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Transgender vs. School Bathroom Policy

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A Transgender pro-family policy advocate who helped win support for the recently passed Alabama “bathroom bill,” which requires students to use bathrooms of their biological sex, is warning that school “trans” policies cause ripple effects of harm to girls even beyond sexual assault.

In an exclusive interview with LifeSiteNews, Jameson Taylor, who serves as director of policy and government affairs for the American Family Association, unpacked the potentially long-term damage that could be inflicted by school policies that allow biological males to use girls’ bathrooms and facilities.

Taylor believes, for example, that such policies are causing young women to develop an “increasing anxiety about the bathroom being a safe place.”

“So even if there are only a handful of cases” of sexual assault by transgender males “that are verified,” said Taylor, “there has been a shift in our culture, and I think in the culture of our schools,” in which “Basically women decide, I’m just gonna wait to go to the bathroom until I get home.”

“That could lead potentially to health problems, that could lead potentially to academic problems,” noted Taylor. Such problems could result in long-term physical harm or academic setbacks.

Taylor also highlighted what he called school transgender policies’ “chilling” effect on the participation of girls in sports, not only because biological males may want to use their locker and shower facilities, but also because they may accompany them on overnight trips for sports competitions.

“What happens when a biological male wants to go on an overnight trip with the softball team, and then school administrators are afraid of assigning him his own room? He’ll end up spending the night with other young women. And that could lead to very negative consequences. That could lead to sexual assault for those women.”

“Again, I think there’s a chilling effect, [because] some girls are not going to even sign up for the softball team anymore, because they just don’t want to have to deal with this violation of their privacy and safety,” Taylor told LifeSiteNews.

He noted that although information on sexual assault of girls in school bathrooms is difficult to obtain because the girls are minors, anecdotal reports indicate “that this is a problem.”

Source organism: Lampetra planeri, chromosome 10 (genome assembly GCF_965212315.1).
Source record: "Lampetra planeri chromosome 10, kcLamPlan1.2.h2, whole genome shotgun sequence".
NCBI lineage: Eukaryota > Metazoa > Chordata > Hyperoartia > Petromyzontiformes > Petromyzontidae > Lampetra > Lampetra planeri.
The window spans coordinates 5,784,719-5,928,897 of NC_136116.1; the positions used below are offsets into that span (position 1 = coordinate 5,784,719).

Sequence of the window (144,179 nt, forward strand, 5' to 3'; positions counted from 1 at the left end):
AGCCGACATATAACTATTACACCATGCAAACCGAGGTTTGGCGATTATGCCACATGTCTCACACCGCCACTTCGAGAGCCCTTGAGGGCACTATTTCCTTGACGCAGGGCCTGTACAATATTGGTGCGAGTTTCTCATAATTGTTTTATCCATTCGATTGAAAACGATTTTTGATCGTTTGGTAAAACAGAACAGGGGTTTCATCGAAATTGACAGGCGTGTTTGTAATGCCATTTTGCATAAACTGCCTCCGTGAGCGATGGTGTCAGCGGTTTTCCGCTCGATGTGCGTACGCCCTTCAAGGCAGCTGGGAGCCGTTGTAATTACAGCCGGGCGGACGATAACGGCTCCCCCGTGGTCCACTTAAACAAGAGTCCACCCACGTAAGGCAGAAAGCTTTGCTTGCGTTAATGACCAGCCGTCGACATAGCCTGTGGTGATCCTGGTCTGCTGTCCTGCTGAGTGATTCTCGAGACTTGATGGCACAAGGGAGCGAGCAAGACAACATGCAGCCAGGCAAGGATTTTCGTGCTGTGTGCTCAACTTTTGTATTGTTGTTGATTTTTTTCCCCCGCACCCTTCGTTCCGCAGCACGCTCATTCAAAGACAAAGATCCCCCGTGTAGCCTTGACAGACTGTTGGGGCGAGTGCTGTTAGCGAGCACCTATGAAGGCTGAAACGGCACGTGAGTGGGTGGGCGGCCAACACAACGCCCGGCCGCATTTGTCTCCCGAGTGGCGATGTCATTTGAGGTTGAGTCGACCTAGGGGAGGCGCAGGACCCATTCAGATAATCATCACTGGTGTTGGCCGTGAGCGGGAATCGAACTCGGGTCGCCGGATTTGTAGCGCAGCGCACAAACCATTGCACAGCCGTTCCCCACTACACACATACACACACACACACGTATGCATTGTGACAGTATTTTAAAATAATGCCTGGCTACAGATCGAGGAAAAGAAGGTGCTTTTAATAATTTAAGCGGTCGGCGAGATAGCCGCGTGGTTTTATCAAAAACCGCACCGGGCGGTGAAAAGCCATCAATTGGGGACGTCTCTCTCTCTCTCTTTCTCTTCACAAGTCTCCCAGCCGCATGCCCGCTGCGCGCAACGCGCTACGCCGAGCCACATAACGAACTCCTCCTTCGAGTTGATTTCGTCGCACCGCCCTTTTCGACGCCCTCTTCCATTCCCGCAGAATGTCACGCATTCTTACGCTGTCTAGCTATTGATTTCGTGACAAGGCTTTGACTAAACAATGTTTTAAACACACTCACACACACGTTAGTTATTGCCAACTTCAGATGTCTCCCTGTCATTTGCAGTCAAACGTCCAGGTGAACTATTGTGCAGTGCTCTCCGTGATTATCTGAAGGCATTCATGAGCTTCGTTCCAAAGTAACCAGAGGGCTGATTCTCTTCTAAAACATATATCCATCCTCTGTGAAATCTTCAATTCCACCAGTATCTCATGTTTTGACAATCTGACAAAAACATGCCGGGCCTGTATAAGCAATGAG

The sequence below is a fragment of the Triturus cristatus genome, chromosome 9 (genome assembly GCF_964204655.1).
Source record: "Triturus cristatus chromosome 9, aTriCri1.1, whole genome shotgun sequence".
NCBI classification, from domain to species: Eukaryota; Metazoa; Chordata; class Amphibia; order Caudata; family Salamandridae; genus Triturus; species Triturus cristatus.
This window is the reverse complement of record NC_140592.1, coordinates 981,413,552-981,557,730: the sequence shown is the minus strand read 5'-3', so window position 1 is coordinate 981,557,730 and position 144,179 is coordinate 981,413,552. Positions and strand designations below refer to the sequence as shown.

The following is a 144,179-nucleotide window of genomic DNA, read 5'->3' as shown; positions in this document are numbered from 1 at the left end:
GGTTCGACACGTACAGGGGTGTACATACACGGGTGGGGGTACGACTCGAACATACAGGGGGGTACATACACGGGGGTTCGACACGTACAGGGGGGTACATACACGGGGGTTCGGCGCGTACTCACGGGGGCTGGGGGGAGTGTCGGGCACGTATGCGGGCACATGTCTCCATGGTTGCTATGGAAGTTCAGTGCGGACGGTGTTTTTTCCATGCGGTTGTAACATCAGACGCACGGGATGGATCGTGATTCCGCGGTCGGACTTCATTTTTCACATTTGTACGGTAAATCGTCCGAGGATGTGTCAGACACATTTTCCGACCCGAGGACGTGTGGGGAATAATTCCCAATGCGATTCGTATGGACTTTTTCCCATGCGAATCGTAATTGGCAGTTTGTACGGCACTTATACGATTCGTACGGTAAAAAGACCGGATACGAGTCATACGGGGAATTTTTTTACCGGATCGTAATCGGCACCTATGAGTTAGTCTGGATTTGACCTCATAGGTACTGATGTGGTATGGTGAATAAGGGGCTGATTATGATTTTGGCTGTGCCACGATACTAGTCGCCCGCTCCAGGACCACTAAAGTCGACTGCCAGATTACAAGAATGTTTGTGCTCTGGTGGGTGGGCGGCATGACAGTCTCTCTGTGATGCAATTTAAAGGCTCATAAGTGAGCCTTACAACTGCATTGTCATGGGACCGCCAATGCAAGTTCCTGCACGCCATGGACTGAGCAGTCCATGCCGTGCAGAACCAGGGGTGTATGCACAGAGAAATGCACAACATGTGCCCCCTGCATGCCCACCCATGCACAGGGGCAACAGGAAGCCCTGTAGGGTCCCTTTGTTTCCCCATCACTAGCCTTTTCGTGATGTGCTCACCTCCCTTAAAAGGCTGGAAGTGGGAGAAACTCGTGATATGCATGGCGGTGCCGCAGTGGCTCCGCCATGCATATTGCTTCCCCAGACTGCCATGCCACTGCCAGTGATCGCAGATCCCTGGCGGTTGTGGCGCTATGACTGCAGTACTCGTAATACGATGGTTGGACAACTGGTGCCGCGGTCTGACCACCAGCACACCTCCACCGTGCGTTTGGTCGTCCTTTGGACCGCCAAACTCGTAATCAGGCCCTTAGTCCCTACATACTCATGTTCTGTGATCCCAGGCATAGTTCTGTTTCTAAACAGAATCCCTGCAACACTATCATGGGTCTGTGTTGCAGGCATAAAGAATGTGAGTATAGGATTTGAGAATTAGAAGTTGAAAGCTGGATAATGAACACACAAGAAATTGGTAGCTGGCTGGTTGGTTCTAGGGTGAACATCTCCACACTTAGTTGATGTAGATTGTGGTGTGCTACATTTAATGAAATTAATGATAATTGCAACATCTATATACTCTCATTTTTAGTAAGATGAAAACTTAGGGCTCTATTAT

In fact, as he pointed out in a piece for Townhall published Friday, Rep. Scott Stadthagen, sponsor of Alabama’s “bathroom bill,” HB 322, “warned that in his research, cases of girls getting raped in school bathrooms are ‘literally spread out throughout the entire state.’ I have heard similar reports in my home state of Mississippi.

He further shared, “Legislators tell me their school superintendents are privately begging for statewide protections because they are worried about the safety of their students. They are also afraid of getting sued if the state does not have a clear policy regarding multiple occupancy bathrooms, locker rooms and shower facilities. Both concerns are well-founded.”

According to Taylor, the objections to HB 322 in Alabama’s state legislature essentially boiled down to claims that such a policy will hurt the feelings of a “transgender” child or cause them to feel “bullied.”

“But feeling bullied is not the same as actually being bullied. Being asked to respect the privacy rights of other students by using a single occupancy bathroom, instead of a shared restroom or locker facility, is not bullying,” he noted in his Townhall editorial.

Taylor acknowledged to LifeSiteNews, “We have to have a balancing of privacy and safety rights for all students in public schools … but in that balancing we have to be careful that we’re not empowering so-called victims to become bullies.”

“Making demands that violate the privacy and safety rights of other students is a form of actual bullying that will cause suffering and anxiety for many other students,” he added.

Such a willingness to sacrifice the welfare of girls is, Taylor suggested, an indication that there is “an ulterior motive from the left to indoctrinate children at a very young age into this lifestyle.”

Taylor thanks Eagle Forum for taking the lead in helping to pass the Alabama legislation protecting our youth.